Tough economic times force many area families to choose between paying for utilities, medicine, gasoline or food.
Cooperstown Food Pantry Co-director Audrey Murray said visits are up 5 percent compared to 2011 and emergency food assistance is provided to an average of 200 families. She said in October, 225 families (825 people) were assisted.
The number of those needing assistance has been on the rise for quite a few years. For example, the average number of household visits in 2007 was 109, and in 2011 was 192. The total number of new client households increased by 22 percent from 2010 to 2011. It should be noted that in 2008, The Cooperstown Food Pantry reduced its area coverage to include just the northern two-thirds of Otsego County, numbers before that include all of Otsego County.
“We saw the most clients ever in Nov. 2011 with our number at 255,” Murray said. “This month we are at 228 and we have three shifts left.”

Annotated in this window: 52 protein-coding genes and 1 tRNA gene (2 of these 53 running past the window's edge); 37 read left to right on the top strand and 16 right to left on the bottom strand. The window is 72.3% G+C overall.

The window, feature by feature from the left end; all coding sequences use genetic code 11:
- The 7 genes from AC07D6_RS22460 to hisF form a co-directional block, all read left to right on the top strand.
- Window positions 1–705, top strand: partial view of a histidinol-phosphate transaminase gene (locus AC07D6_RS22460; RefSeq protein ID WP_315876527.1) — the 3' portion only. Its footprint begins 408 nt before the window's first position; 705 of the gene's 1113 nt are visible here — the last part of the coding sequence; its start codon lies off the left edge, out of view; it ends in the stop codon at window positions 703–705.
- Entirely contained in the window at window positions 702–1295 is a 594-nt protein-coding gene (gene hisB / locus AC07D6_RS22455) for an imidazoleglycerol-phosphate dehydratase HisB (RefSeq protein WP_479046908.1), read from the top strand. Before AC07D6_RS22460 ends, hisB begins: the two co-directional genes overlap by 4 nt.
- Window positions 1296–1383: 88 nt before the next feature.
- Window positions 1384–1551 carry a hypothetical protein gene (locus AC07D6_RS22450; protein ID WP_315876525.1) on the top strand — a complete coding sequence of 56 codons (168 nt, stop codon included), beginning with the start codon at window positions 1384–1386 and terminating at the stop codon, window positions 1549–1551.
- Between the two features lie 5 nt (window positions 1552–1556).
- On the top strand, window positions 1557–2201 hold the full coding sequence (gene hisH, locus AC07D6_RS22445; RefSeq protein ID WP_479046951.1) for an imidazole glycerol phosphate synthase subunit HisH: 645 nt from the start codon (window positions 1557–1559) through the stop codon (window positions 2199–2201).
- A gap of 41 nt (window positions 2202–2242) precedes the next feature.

November and December are typically the busiest months of the year for the Cooperstown Food Pantry, according to Murray. She said many are hit with heating costs this time of year, having to fill their oil tanks for the first time. The holidays can add additional financial pressures and gas prices are still high; that has been effecting people’s pocketbooks for a while, she continued.
At this time last year shelves were particularly bare because the Regional Food Bank of Northeastern New York could not fulfill orders because of high demand for food from flood victims.
“The flood played a big role in need for assistance last year,” Murray said. “Although most were not forced out of their homes, a lot of families took in a number of family members and friends who were. This resulted in large groups coming in. Also, people were affected by power outages. People who could least afford it lost freezers and refrigerators full of food.”